The Colowyo Mine is still operating for now, but WildEarth’s apparent regulatory sabotage certainly seems consistent with its efforts to “stop it cold” when it comes to natural resources. Not to mention throwing 220 people out of work and disrupting the economy of an entire region.

Some “honest discussion.”

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The price of a barrel of oil began to decline sharply in late 2014, prompting fears that the crashing crude market would tank the nation’s nascent energy resurgence, but despite falling numbers, 2015 still looks to be a year of production highs:

The amount of crude oil produced across the United States fell in May compared to April — but federal forecasters say 2015’s overall production is still “on track” to be the highest in 45 years.

The Energy Information Administration (EIA) on Tuesday released its monthly short-term energy outlook, noting that crude oil production fell in May by about 50,000 barrels of oil per day compared with April.

In Colorado, oil production from the Niobrara field north of Denver, part of the larger Denver-Julesburg Basin, is expected to drop about 17,000 barrels per day in July compared to June, the EIA said.

The number of drilling rigs running in the state has dropped from 72 at the start of 2015 to 39 at the end of June as oil and gas companies have cut back on spending.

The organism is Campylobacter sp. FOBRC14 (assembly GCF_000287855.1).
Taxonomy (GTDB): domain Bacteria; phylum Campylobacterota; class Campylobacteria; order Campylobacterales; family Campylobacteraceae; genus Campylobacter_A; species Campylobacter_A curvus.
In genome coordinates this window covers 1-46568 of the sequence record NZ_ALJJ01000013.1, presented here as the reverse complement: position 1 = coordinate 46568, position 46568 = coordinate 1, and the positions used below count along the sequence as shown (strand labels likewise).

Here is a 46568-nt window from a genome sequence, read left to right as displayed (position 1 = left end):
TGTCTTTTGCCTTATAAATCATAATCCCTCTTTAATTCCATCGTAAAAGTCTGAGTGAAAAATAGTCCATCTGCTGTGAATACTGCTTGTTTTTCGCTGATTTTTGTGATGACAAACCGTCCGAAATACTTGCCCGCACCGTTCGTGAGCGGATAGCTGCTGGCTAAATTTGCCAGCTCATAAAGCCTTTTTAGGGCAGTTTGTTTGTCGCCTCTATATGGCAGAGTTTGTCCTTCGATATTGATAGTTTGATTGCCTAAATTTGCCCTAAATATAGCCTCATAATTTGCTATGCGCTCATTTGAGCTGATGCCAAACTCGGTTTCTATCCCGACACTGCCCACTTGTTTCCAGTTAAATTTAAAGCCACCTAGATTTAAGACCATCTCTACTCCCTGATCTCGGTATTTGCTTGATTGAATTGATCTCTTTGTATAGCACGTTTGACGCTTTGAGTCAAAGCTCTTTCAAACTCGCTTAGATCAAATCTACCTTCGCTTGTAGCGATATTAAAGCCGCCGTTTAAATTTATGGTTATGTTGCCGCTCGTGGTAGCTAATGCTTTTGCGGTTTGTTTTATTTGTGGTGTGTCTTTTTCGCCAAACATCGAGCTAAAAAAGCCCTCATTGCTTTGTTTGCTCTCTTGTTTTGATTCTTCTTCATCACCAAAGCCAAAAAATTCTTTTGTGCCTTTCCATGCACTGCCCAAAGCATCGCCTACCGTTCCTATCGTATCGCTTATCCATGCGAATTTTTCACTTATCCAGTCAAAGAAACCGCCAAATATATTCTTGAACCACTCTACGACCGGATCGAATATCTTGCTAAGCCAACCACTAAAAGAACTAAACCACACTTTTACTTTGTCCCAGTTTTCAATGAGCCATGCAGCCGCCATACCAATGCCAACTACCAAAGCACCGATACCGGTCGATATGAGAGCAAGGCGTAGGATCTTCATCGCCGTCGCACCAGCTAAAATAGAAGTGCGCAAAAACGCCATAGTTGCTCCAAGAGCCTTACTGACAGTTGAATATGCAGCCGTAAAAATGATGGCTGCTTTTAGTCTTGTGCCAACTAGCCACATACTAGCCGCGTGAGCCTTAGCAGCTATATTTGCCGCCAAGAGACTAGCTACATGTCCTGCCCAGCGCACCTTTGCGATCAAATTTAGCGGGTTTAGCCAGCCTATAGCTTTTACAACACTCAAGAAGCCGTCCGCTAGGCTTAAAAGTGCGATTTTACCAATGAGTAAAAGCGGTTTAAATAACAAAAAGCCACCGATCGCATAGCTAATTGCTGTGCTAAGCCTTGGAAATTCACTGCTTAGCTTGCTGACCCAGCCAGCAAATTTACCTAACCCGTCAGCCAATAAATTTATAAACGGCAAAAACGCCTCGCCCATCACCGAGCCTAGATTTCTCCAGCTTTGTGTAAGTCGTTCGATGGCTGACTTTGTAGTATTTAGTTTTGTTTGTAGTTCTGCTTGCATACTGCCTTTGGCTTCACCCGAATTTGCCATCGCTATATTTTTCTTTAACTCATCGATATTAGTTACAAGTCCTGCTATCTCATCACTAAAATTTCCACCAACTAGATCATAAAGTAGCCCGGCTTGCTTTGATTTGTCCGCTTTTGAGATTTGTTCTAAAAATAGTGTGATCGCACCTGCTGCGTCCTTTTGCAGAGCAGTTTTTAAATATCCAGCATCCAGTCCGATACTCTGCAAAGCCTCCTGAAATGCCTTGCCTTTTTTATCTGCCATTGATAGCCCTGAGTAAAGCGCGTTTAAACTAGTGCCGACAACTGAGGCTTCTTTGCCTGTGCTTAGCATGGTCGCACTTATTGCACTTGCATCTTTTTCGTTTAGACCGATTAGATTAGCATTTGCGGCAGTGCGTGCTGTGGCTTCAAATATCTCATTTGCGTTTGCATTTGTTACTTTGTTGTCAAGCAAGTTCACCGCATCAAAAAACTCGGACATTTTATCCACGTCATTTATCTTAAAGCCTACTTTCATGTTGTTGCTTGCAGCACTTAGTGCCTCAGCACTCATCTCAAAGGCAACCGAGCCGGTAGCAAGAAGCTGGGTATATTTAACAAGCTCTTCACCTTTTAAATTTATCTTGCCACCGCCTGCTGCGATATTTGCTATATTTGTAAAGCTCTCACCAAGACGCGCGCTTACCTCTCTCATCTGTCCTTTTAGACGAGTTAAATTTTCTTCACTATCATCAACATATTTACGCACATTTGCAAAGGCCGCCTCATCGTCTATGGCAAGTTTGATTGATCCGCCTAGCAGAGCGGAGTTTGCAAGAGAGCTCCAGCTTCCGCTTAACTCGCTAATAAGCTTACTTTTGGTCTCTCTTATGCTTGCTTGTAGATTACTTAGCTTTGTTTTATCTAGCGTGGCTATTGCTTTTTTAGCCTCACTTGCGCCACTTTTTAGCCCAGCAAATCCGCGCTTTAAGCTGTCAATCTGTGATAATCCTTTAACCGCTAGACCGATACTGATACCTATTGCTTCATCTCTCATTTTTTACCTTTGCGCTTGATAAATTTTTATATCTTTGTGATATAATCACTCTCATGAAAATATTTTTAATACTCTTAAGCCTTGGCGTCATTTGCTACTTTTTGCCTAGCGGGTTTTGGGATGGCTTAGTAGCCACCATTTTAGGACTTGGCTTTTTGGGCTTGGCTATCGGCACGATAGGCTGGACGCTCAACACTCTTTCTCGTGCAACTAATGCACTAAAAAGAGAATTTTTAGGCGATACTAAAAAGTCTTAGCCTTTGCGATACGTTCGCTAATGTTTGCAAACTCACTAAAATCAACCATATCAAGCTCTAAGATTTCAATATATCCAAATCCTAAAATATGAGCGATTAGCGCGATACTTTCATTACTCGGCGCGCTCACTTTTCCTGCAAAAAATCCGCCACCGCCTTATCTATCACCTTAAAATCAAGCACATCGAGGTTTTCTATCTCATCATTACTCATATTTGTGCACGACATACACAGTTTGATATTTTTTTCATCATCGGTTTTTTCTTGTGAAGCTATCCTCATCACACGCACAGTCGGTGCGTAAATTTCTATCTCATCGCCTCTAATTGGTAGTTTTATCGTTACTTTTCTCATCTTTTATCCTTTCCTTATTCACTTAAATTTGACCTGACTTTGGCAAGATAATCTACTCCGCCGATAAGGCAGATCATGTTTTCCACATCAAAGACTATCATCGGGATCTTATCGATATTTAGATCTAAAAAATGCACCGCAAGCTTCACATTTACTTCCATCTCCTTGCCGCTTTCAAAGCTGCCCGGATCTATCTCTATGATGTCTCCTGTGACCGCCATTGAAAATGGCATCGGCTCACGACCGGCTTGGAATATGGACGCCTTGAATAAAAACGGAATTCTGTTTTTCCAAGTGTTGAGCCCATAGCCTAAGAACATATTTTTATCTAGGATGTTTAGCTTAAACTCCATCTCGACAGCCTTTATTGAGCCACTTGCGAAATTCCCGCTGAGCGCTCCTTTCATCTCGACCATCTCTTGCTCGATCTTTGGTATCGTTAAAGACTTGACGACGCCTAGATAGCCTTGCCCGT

But, as we know from basic economics about supply and demand, lower oil prices mean lower gas prices, and that is driving demand back up to pre-recession levels:

But the on the consumer side, a better economy and low gasoline prices are expected to boost the amount of gasoline used in the U.S. by an estimated 170,000 barrels per day over 2014, the report said.

“U.S. gasoline demand will likely top 9 million barrels per day this year for the first time since 2007, which reflects record highway travel,” Sieminski said.

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There’s no doubt that readers of the Independence Institute’s Energy Policy Center blog and op-eds are familiar with the argument that electricity derived from wind energy is more costly than other forms of generation–namely coal and natural gas–when one accounts for the massive amount of Federal subsidies, incentives, and state and local renewable mandates and other handouts.

A new study from Utah State University once again confirms that conclusion–”when you take into account the true costs of wind, it’s around 48 per cent more expensive than the industry’s official estimates”:

“In this study, we refer to the ‘true cost’ of wind as the price tag consumers and society as a whole pay both to purchase wind-generated electricity and to subsidize the wind energy industry through taxes and government debt,” said Ryan Yonk Ph.D., one of the report’s authors and a founder of Strata Policy. “After examining all of these cost factors and carefully reviewing existing cost estimates, we were able to better understand how much higher the cost is for Americans.”